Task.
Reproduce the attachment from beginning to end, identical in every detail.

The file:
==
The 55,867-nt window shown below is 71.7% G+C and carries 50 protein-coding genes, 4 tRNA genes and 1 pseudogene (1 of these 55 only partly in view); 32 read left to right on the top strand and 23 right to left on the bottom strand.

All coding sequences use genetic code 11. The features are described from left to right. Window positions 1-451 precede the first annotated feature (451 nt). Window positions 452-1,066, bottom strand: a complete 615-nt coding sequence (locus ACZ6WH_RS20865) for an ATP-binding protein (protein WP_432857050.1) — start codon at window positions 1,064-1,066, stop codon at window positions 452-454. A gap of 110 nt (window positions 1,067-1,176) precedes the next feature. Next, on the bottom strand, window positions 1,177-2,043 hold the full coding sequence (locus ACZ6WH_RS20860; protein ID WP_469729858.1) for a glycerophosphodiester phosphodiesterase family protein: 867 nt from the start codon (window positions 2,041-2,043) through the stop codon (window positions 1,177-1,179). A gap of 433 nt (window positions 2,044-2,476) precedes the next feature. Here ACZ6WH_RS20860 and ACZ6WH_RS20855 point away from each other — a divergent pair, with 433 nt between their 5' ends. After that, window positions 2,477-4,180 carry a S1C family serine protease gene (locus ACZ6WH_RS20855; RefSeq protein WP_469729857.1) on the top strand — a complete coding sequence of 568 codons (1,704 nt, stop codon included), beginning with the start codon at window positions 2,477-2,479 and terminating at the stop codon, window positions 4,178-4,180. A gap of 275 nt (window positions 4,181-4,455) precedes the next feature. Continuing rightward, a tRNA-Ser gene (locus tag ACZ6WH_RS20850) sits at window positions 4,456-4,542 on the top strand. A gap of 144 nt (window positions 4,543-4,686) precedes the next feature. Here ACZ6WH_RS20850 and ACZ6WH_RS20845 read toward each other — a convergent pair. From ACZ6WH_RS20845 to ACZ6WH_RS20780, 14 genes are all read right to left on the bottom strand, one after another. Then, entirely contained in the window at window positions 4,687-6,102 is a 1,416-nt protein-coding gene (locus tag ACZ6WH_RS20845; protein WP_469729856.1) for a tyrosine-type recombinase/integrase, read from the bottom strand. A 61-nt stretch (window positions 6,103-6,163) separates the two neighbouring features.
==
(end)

The 55,867-nt window shown below is 71.7% G+C and carries 50 protein-coding genes, 4 tRNA genes and 1 pseudogene (1 of these 55 only partly in view); 32 read left to right on the top strand and 23 right to left on the bottom strand.

All coding sequences use genetic code 11. The features are described from left to right. Window positions 1-451 precede the first annotated feature (451 nt). Window positions 452-1,066, bottom strand: a complete 615-nt coding sequence (locus ACZ6WH_RS20865) for an ATP-binding protein (protein WP_432857050.1) — start codon at window positions 1,064-1,066, stop codon at window positions 452-454. A gap of 110 nt (window positions 1,067-1,176) precedes the next feature. Next, on the bottom strand, window positions 1,177-2,043 hold the full coding sequence (locus ACZ6WH_RS20860; protein ID WP_469729858.1) for a glycerophosphodiester phosphodiesterase family protein: 867 nt from the start codon (window positions 2,041-2,043) through the stop codon (window positions 1,177-1,179). A gap of 433 nt (window positions 2,044-2,476) precedes the next feature. Here ACZ6WH_RS20860 and ACZ6WH_RS20855 point away from each other — a divergent pair, with 433 nt between their 5' ends. After that, window positions 2,477-4,180 carry a S1C family serine protease gene (locus ACZ6WH_RS20855; RefSeq protein WP_469729857.1) on the top strand — a complete coding sequence of 568 codons (1,704 nt, stop codon included), beginning with the start codon at window positions 2,477-2,479 and terminating at the stop codon, window positions 4,178-4,180. A gap of 275 nt (window positions 4,181-4,455) precedes the next feature. Continuing rightward, a tRNA-Ser gene (locus tag ACZ6WH_RS20850) sits at window positions 4,456-4,542 on the top strand. A gap of 144 nt (window positions 4,543-4,686) precedes the next feature. Here ACZ6WH_RS20850 and ACZ6WH_RS20845 read toward each other — a convergent pair. From ACZ6WH_RS20845 to ACZ6WH_RS20780, 14 genes are all read right to left on the bottom strand, one after another. Then, entirely contained in the window at window positions 4,687-6,102 is a 1,416-nt protein-coding gene (locus tag ACZ6WH_RS20845; protein WP_469729856.1) for a tyrosine-type recombinase/integrase, read from the bottom strand. A 61-nt stretch (window positions 6,103-6,163) separates the two neighbouring features.